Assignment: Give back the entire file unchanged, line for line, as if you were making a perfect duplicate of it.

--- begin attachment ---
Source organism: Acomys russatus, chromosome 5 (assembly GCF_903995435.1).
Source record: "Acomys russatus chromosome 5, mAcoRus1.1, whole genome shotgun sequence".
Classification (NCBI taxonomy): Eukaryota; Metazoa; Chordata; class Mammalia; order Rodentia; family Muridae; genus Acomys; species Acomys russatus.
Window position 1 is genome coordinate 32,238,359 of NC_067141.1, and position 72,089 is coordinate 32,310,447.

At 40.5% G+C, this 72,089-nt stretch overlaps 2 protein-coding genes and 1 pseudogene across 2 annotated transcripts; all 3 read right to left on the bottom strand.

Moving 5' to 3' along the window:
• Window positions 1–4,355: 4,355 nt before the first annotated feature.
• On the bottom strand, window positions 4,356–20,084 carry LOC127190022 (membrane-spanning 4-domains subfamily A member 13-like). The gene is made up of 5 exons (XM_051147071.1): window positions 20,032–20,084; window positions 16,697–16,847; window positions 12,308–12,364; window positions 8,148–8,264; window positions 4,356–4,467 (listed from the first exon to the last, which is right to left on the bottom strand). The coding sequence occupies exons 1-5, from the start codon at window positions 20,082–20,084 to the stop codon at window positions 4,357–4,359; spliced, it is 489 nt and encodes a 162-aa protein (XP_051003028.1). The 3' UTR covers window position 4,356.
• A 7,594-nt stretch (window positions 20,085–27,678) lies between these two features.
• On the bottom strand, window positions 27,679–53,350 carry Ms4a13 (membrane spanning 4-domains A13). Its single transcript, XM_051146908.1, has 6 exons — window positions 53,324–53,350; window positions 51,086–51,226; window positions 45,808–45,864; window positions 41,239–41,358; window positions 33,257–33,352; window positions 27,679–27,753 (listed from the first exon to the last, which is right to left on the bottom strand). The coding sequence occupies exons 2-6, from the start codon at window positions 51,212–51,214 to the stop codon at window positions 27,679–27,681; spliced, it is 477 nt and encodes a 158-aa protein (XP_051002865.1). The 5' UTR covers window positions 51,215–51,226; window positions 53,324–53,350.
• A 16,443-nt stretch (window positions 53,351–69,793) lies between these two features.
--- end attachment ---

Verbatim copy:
Source organism: Acomys russatus, chromosome 5 (assembly GCF_903995435.1).
Source record: "Acomys russatus chromosome 5, mAcoRus1.1, whole genome shotgun sequence".
Classification (NCBI taxonomy): Eukaryota; Metazoa; Chordata; class Mammalia; order Rodentia; family Muridae; genus Acomys; species Acomys russatus.
Window position 1 is genome coordinate 32,238,359 of NC_067141.1, and position 72,089 is coordinate 32,310,447.

At 40.5% G+C, this 72,089-nt stretch overlaps 2 protein-coding genes and 1 pseudogene across 2 annotated transcripts; all 3 read right to left on the bottom strand.

Moving 5' to 3' along the window:
• Window positions 1–4,355: 4,355 nt before the first annotated feature.
• On the bottom strand, window positions 4,356–20,084 carry LOC127190022 (membrane-spanning 4-domains subfamily A member 13-like). The gene is made up of 5 exons (XM_051147071.1): window positions 20,032–20,084; window positions 16,697–16,847; window positions 12,308–12,364; window positions 8,148–8,264; window positions 4,356–4,467 (listed from the first exon to the last, which is right to left on the bottom strand). The coding sequence occupies exons 1-5, from the start codon at window positions 20,082–20,084 to the stop codon at window positions 4,357–4,359; spliced, it is 489 nt and encodes a 162-aa protein (XP_051003028.1). The 3' UTR covers window position 4,356.
• A 7,594-nt stretch (window positions 20,085–27,678) lies between these two features.
• On the bottom strand, window positions 27,679–53,350 carry Ms4a13 (membrane spanning 4-domains A13). Its single transcript, XM_051146908.1, has 6 exons — window positions 53,324–53,350; window positions 51,086–51,226; window positions 45,808–45,864; window positions 41,239–41,358; window positions 33,257–33,352; window positions 27,679–27,753 (listed from the first exon to the last, which is right to left on the bottom strand). The coding sequence occupies exons 2-6, from the start codon at window positions 51,212–51,214 to the stop codon at window positions 27,679–27,681; spliced, it is 477 nt and encodes a 158-aa protein (XP_051002865.1). The 5' UTR covers window positions 51,215–51,226; window positions 53,324–53,350.
• A 16,443-nt stretch (window positions 53,351–69,793) lies between these two features.